- Paperback: 144 pages
- Publisher: Watson-Guptill (May 1, 2001)
- Language: English
- ISBN-10: 0823042928
- ISBN-13: 978-0823042920
- Product Dimensions: 8.8 x 0.2 x 10.8 inches
- Shipping Weight: 1.4 pounds
- Average Customer Review: 12 customer reviews
- Amazon Best Sellers Rank: #545,977 in Books (See Top 100 in Books)
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Printmaking in the Sun
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Printmaking in the Sun introduces a revolutionary new printmaking technique known as the solarplate method, first developed in 1972 by one of the book's authors, Dan Welden. He had begun experimenting with light-sensitive polymer plates in place of traditional metal plates, which frees the artist from exposure to poisonous lead fumes. To make a solarplate print, one creates a piece of artwork on film, overlays it on a solarplate, and exposes the film and plate together in the sun. The drawing is transferred to the plate, which is then developed in ordinary tap water. The resulting image appears in the same orientation as the original drawing. This book exhaustively covers the techniques of solarplate printing, describing how to use the proper equipment and materials, prepare relief and intaglio images, make and print relief and intaglio plates, expose your work to the sun, use digital images and photogravure, and work with color printing. The book is generously illustrated with color and black-and-white solarplate images by accomplished artists, as well as clear step-by-step illustrations depicting how to prepare and process your images and plates. The book also contains a comprehensive glossary, selected further reading, and list of suppliers in the United States and Australia. The innovative techniques described in Printmaking in the Sun form an enormous resource of versatile, imaginative applications. Artists of all levels will appreciate the fluidity of creative expression inherent in such a simple and immediate process. --Mary Ribesky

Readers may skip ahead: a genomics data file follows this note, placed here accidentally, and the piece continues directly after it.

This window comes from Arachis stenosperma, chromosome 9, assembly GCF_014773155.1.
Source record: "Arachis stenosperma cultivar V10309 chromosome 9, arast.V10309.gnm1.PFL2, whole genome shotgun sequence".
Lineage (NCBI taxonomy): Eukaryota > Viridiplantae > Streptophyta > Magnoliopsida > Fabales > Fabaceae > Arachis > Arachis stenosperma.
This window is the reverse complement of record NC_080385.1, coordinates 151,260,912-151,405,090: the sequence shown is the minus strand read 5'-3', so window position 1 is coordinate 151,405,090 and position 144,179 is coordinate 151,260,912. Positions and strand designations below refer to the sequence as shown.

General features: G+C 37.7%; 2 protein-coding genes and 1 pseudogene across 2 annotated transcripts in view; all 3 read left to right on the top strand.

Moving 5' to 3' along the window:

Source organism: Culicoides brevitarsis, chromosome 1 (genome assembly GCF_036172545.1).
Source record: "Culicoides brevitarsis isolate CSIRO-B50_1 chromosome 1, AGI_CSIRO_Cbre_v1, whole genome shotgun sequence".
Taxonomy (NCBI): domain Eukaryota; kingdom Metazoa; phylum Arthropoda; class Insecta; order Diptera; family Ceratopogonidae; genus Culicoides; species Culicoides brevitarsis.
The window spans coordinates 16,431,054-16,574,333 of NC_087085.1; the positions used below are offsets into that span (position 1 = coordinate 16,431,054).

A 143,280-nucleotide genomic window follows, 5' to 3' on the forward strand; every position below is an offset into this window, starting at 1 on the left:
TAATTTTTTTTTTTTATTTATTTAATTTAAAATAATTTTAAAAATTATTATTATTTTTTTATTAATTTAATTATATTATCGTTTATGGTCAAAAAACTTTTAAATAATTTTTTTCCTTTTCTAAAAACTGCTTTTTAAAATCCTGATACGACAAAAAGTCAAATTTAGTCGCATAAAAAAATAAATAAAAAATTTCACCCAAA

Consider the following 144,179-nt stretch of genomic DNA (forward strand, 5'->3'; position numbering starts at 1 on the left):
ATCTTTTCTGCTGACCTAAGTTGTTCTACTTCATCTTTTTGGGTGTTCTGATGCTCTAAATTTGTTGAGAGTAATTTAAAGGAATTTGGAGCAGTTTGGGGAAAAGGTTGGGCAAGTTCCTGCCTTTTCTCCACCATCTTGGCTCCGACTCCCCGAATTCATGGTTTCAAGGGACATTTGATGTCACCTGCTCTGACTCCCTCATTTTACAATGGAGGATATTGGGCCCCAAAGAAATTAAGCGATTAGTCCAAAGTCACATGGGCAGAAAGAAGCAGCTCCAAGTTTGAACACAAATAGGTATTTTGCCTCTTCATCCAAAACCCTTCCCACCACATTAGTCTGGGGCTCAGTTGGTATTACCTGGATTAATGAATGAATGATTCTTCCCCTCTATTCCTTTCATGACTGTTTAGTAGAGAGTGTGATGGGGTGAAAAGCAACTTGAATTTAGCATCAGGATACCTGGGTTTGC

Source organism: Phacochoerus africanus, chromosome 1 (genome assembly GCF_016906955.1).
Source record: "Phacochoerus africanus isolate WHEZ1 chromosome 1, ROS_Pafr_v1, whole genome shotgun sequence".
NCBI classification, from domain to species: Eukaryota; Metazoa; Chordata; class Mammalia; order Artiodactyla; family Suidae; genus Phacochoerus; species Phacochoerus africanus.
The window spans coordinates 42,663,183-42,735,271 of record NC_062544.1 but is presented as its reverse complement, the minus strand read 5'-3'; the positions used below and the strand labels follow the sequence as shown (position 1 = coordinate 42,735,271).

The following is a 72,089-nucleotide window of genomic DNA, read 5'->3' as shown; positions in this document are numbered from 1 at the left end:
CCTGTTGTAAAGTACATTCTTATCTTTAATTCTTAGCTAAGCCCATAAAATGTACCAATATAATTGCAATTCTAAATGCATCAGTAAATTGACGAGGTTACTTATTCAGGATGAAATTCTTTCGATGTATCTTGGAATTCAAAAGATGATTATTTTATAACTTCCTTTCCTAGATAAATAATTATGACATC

From Library Journal
The first printmakers were cave people who painted their hands and slapped them against cave walls. Today, printmakers like Ayres still use methods nearly as simple. Others, like printmaker and painter Welden, have created completely new processes, like his solarplate method. Monotypes, the subject of Ayres's book, are created by applying oil- or water-based paint to a flat plate. By pressing a dampened sheet of paper to the plate, a single print is made. The earliest such prints go back to Giovanni Benedetto Castiglione, around 1640. Later, Degas and Gauguin experimented with the method. Today, there is a virtual explosion of new ways to create monotypes. Ayres explores the work of a variety of such artists, who demonstrate imaging techniques, masks, stencils, collage, and mixed-media prints. The results vary from traditional images to eccentric, colorful fantasies. In 1972, Welden discovered that polymer printers' plates could be used in printmaking by exposing them to the sun. Draw on a transparency, place it over the plate, expose it to the sun, and the plate is, in effect, etched for printing. The method is now widely used, and Welden and Muir have produced the first book on this extremely versatile art. Both books are highly recommended.
Copyright 2001 Reed Business Information, Inc.
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Note: creating large format prints with this technique is not simple due to the price of the plates and the size of the light-box which can be quite heavy to manipulate.
Most recent customer reviews
I highly recommend it